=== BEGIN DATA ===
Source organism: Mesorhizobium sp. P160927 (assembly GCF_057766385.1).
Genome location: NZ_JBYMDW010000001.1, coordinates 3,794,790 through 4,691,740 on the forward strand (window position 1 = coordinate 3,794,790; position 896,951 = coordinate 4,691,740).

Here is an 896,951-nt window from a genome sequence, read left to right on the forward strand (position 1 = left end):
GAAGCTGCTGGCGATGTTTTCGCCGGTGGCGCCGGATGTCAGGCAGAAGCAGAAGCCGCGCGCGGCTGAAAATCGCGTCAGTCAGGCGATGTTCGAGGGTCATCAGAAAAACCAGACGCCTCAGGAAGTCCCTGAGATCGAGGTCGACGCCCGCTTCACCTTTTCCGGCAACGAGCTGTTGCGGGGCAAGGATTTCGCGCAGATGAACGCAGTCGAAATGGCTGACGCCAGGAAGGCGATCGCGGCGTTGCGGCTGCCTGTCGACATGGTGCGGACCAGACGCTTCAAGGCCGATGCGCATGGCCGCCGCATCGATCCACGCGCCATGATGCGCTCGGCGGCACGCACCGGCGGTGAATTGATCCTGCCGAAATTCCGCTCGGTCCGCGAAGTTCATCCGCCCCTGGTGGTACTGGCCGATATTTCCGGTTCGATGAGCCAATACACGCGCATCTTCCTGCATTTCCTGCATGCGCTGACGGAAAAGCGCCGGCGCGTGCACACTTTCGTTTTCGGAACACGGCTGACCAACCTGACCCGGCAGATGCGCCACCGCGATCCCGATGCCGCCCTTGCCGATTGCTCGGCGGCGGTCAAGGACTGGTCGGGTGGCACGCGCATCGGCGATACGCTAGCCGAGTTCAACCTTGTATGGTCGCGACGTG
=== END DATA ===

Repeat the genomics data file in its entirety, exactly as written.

Source organism: Mesorhizobium sp. P160927 (assembly GCF_057766385.1).
Genome location: NZ_JBYMDW010000001.1, coordinates 3,794,790 through 4,691,740 on the forward strand (window position 1 = coordinate 3,794,790; position 896,951 = coordinate 4,691,740).

Here is an 896,951-nt window from a genome sequence, read left to right on the forward strand (position 1 = left end):
GAAGCTGCTGGCGATGTTTTCGCCGGTGGCGCCGGATGTCAGGCAGAAGCAGAAGCCGCGCGCGGCTGAAAATCGCGTCAGTCAGGCGATGTTCGAGGGTCATCAGAAAAACCAGACGCCTCAGGAAGTCCCTGAGATCGAGGTCGACGCCCGCTTCACCTTTTCCGGCAACGAGCTGTTGCGGGGCAAGGATTTCGCGCAGATGAACGCAGTCGAAATGGCTGACGCCAGGAAGGCGATCGCGGCGTTGCGGCTGCCTGTCGACATGGTGCGGACCAGACGCTTCAAGGCCGATGCGCATGGCCGCCGCATCGATCCACGCGCCATGATGCGCTCGGCGGCACGCACCGGCGGTGAATTGATCCTGCCGAAATTCCGCTCGGTCCGCGAAGTTCATCCGCCCCTGGTGGTACTGGCCGATATTTCCGGTTCGATGAGCCAATACACGCGCATCTTCCTGCATTTCCTGCATGCGCTGACGGAAAAGCGCCGGCGCGTGCACACTTTCGTTTTCGGAACACGGCTGACCAACCTGACCCGGCAGATGCGCCACCGCGATCCCGATGCCGCCCTTGCCGATTGCTCGGCGGCGGTCAAGGACTGGTCGGGTGGCACGCGCATCGGCGATACGCTAGCCGAGTTCAACCTTGTATGGTCGCGACGTG